LONDON — British actress Glenda Jackson said she was "stunned" during her acceptance of a BAFTA award on Friday at the age of 84 for her performance in the drama, "Elizabeth is Missing."
Jackson, a former politician, won the leading actress BAFTA, beating "Killing Eve's" Jodie Comer.
"Oh my word... I'm absolutely stunned," the actress said via video-link on accepting her award for what was her first television role for more than 25 years.
"Thank you very much indeed, it was a privilege to do this show," she said.
Jackson plays Maud, a woman with dementia searching for her missing friend, in the 2019 drama based on a novel by author Emma Healey.
She said the show shone a light on the illness and that people with families affected by dementia often now approach her in the street and in shops.
Due to the coronavirus pandemic, the Virgin Media British Academy Television Awards were hosted on a closed set in London and broadcast on British television Friday evening.
The award is Jackson's second BAFTA after winning her first in 1972 for her role in "Sunday Bloody Sunday," a drama that recounts the romantic liaisons of a free-spirited bisexual artist.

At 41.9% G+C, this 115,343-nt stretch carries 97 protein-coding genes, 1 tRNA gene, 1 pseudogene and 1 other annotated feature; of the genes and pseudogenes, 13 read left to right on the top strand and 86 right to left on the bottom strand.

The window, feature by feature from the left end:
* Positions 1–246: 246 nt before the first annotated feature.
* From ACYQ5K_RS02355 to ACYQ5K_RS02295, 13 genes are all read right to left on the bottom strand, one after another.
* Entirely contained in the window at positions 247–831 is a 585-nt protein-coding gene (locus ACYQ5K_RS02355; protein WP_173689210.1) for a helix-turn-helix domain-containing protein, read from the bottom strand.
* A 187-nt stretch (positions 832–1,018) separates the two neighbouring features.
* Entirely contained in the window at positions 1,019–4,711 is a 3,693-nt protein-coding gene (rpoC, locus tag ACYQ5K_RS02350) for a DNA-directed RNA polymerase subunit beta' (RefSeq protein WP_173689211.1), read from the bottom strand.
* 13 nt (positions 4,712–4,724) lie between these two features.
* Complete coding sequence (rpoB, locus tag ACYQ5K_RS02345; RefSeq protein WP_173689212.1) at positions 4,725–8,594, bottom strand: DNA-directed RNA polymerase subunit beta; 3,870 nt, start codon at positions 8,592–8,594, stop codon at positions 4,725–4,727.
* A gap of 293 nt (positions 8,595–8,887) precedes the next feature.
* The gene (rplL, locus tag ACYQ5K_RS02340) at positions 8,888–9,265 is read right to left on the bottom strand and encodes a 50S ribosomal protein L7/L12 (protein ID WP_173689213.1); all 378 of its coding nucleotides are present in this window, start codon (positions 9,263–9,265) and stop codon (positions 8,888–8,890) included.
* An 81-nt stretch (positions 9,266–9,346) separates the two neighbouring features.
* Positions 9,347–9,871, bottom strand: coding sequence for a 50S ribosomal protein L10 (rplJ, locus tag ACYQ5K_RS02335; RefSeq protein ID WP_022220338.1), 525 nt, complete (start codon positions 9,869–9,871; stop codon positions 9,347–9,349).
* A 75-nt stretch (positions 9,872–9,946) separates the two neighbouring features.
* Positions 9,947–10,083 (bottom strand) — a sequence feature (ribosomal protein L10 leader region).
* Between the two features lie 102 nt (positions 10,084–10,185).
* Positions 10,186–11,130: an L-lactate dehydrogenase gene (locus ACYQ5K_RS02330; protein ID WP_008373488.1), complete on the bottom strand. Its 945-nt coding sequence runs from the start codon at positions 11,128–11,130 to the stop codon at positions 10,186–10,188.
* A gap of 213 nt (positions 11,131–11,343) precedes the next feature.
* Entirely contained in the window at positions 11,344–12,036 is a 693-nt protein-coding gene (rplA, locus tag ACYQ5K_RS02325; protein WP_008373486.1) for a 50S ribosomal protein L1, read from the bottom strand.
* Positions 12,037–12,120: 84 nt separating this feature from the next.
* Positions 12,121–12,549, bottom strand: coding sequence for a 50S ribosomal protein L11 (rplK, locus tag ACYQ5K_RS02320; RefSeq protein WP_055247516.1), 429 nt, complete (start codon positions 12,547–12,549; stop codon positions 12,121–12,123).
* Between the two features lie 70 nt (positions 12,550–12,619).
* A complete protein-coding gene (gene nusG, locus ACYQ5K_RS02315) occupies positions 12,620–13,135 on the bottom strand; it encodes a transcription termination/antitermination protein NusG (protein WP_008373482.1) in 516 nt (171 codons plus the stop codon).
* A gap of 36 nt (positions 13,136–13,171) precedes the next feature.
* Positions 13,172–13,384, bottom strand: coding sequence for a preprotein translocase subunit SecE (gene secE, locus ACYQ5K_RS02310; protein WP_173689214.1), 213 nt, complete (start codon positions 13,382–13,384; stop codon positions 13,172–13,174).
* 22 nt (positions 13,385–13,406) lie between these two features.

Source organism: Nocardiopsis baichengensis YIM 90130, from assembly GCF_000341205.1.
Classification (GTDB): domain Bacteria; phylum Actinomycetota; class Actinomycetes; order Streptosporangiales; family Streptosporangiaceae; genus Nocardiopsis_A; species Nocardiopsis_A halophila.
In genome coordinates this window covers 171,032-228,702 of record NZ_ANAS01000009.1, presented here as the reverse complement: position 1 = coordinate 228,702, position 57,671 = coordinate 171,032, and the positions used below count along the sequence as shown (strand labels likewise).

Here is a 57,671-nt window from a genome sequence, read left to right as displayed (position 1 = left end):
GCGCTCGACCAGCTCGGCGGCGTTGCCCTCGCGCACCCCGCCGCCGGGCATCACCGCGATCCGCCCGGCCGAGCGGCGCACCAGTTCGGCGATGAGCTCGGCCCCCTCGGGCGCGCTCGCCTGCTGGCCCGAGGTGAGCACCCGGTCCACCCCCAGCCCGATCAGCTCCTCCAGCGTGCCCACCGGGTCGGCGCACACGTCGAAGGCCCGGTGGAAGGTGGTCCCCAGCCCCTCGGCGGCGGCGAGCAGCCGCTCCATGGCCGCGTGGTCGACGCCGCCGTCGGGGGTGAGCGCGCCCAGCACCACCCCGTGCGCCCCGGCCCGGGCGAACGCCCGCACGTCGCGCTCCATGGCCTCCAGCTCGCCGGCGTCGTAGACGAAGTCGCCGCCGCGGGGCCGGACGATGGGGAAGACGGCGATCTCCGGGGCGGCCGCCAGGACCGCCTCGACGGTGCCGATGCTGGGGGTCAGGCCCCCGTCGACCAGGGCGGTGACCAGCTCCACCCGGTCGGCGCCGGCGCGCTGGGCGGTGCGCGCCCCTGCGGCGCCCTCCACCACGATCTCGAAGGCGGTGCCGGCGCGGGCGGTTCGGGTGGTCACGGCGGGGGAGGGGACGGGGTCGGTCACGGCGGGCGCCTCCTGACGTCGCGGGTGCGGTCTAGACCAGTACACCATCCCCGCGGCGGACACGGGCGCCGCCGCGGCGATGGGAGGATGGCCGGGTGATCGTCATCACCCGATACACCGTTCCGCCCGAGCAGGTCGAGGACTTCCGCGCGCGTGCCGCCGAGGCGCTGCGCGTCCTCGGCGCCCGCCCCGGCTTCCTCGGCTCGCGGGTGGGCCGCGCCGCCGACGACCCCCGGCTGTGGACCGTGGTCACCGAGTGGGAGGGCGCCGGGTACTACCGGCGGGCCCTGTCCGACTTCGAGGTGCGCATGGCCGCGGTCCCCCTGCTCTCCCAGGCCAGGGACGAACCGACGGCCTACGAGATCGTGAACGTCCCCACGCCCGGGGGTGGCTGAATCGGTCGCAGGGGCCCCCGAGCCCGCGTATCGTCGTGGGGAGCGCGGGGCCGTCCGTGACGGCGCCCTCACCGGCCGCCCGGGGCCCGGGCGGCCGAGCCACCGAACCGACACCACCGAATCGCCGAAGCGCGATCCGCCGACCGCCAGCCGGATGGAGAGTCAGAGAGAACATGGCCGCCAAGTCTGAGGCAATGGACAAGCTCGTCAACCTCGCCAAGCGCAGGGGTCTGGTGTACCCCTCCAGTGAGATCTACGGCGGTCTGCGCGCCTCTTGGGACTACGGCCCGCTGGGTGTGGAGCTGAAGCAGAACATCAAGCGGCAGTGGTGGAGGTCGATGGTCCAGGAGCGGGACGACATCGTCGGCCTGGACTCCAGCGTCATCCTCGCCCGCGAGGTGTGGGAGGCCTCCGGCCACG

Jackson has also won two Oscars for her performances in "Women in Love" and "A Touch of Class," both in the 1970s. She later quit Hollywood for British politics, becoming a lawmaker for the left-leaning Labour Party in 1992.
Other BAFTA winners on Friday included the television drama "Chernobyl," based on the nuclear disaster, which scooped two awards. The U.S. drama "When They See Us," based on the true story of the Central Park Five, got recognition in the international category.
A special award was also presented to actor Idris Elba in recognition of his work to champion diversity and new talent in the industry. Elba received video messages from Matthew McConaughey, Taraji P Henson and Grace Ofori-Attah.